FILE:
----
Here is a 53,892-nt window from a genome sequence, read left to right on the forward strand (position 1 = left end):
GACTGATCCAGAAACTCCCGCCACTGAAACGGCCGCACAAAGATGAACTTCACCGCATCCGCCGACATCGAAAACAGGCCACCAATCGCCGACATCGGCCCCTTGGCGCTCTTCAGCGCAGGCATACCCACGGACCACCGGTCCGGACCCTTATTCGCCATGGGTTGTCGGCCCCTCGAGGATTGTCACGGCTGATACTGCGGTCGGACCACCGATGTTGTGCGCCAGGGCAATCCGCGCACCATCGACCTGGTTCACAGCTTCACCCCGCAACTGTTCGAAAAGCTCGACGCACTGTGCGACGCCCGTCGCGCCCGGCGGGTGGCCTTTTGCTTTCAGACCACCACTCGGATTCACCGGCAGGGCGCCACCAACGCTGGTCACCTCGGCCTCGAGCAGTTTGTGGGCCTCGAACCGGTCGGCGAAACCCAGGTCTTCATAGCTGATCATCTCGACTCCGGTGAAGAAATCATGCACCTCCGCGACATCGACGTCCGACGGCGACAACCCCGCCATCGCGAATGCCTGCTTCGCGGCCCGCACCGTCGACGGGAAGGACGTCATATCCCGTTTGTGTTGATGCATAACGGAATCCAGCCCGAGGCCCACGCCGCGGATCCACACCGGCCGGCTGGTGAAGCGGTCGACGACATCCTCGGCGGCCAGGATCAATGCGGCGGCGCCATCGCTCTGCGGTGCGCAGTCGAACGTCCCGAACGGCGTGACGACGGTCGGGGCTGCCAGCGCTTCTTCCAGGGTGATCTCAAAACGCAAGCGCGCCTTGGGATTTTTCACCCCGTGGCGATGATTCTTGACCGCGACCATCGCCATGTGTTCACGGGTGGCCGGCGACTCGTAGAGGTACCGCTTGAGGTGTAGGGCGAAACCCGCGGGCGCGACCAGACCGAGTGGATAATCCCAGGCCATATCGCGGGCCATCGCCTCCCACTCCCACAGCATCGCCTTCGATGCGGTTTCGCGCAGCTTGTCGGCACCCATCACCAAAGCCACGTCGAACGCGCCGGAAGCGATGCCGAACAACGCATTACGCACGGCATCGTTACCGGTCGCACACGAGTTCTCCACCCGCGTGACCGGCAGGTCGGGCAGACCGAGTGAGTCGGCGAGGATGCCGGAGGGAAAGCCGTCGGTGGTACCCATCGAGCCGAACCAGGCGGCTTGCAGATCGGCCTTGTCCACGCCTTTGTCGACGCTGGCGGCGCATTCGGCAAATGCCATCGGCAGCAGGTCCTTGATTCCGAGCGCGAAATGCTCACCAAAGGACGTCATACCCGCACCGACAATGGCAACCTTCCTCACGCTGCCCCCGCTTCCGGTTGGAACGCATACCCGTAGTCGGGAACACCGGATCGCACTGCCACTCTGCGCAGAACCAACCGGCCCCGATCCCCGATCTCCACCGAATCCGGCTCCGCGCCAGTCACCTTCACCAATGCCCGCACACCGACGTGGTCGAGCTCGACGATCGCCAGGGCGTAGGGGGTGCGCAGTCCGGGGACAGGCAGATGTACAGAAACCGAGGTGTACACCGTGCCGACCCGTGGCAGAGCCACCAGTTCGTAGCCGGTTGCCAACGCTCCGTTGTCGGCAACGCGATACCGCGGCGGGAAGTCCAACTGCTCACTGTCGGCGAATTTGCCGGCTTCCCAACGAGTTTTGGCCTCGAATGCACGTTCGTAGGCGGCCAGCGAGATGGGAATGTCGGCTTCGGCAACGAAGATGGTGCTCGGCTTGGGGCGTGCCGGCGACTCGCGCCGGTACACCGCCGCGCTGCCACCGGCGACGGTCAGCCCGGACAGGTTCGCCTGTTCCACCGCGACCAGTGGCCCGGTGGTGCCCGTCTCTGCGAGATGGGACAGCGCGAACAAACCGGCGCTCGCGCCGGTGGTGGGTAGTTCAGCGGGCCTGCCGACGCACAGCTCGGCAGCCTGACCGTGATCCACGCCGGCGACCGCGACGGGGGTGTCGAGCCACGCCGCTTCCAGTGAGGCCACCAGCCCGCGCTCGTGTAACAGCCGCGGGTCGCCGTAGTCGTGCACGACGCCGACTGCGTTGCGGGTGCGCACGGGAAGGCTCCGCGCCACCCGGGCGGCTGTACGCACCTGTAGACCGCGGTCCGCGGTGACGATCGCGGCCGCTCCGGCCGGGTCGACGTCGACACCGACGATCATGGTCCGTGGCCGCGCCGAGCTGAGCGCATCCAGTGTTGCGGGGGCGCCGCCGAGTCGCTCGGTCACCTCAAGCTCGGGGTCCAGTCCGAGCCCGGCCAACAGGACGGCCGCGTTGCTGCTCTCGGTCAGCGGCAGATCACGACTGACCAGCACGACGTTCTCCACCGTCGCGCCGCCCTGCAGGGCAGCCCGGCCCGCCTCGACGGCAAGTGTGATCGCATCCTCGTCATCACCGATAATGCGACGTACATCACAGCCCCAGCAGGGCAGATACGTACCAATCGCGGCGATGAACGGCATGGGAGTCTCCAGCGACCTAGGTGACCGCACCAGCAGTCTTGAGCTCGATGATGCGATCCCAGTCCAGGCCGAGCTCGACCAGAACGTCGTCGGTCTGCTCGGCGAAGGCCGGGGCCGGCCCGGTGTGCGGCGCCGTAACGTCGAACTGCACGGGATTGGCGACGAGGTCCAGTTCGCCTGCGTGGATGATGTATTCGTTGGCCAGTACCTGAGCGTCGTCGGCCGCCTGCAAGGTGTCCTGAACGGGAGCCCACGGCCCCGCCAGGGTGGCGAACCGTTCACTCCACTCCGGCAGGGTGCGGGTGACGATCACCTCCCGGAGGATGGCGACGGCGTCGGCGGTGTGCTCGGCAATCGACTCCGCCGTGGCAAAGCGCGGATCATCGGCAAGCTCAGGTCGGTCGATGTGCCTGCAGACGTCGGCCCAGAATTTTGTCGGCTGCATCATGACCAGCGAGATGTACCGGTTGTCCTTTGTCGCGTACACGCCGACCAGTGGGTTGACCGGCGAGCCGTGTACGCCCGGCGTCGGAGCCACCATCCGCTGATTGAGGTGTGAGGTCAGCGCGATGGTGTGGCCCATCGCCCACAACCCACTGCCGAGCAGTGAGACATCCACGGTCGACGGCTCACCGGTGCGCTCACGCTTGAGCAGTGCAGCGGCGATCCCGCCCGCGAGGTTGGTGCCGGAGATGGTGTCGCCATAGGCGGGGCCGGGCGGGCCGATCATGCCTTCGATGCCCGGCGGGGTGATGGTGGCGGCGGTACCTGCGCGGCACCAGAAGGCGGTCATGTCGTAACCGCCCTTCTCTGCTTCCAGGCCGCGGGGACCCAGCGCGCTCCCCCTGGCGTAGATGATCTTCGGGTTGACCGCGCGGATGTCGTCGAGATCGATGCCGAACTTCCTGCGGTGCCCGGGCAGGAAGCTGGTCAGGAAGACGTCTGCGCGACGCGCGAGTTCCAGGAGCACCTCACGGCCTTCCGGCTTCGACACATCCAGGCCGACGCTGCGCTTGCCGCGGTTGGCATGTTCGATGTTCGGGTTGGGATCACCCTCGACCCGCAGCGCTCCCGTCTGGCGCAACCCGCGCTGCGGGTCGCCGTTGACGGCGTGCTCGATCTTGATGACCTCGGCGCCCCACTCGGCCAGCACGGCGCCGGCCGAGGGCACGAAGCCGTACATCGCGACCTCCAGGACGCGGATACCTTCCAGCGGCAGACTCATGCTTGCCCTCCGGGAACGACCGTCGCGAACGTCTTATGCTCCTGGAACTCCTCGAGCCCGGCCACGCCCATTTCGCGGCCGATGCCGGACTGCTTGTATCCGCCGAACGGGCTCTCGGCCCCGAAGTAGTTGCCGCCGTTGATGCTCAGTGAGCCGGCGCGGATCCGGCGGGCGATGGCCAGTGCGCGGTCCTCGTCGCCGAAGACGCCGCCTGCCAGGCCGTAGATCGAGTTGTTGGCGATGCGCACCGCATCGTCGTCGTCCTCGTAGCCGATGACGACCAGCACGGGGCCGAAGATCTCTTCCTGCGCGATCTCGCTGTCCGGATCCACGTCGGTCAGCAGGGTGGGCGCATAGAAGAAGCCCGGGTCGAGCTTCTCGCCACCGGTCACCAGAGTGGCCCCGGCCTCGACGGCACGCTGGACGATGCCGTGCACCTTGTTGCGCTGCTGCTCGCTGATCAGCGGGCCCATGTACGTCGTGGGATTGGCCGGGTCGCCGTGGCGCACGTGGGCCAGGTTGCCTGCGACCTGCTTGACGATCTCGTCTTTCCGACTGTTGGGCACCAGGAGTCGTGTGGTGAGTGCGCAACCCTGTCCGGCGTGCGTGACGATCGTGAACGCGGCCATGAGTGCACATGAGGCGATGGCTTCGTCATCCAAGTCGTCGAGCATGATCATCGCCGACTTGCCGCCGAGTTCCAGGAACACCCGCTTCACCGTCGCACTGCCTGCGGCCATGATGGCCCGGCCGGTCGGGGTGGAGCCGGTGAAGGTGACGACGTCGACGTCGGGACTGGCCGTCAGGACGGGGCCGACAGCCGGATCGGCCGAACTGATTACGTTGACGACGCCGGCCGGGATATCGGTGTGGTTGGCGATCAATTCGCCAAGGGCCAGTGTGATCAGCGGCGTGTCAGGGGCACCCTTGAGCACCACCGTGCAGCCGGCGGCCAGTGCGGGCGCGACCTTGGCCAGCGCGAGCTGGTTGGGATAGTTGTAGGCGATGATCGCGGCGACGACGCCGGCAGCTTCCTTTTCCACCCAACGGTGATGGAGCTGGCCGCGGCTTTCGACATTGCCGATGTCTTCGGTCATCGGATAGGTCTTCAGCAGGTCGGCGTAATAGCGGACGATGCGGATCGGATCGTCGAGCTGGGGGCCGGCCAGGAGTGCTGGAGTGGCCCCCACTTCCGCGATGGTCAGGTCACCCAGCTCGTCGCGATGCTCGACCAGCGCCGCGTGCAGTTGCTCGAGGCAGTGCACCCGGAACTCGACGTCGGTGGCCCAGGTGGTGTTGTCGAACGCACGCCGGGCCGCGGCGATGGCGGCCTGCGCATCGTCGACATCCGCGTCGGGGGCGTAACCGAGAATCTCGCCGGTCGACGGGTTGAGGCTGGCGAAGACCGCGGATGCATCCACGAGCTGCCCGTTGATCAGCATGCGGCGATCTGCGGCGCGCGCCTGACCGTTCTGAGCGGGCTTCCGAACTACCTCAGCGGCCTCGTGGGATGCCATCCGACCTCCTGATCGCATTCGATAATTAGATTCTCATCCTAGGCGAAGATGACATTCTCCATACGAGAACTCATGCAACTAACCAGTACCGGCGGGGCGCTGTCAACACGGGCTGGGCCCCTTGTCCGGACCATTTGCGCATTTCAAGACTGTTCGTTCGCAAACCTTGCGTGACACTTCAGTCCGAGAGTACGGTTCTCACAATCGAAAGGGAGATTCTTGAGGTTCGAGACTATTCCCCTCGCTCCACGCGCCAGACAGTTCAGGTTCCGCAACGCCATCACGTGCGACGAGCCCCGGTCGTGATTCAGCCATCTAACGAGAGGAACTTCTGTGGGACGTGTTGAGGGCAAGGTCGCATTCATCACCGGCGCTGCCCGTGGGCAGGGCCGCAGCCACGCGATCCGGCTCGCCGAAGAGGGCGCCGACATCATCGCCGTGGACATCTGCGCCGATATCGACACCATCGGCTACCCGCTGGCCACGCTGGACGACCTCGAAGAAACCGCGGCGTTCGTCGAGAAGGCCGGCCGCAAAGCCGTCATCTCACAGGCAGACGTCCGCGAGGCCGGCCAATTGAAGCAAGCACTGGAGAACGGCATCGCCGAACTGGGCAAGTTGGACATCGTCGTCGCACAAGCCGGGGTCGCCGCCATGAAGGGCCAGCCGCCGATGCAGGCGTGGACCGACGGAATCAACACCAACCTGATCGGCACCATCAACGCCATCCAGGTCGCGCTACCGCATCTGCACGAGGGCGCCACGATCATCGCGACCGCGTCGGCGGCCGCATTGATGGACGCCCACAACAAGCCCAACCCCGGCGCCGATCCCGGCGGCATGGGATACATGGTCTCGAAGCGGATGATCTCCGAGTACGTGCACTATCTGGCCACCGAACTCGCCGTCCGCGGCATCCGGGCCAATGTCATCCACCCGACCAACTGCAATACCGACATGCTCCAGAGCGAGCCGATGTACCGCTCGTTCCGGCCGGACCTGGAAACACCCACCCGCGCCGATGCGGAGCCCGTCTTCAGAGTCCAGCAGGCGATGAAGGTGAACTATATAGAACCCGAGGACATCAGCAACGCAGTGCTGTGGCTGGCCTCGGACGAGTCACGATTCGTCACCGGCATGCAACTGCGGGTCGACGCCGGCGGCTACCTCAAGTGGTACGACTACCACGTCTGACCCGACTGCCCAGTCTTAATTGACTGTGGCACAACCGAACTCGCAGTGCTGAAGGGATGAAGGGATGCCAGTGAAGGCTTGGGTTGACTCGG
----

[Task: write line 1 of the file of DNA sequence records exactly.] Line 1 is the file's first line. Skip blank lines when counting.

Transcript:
Here is a 53,892-nt window from a genome sequence, read left to right on the forward strand (position 1 = left end):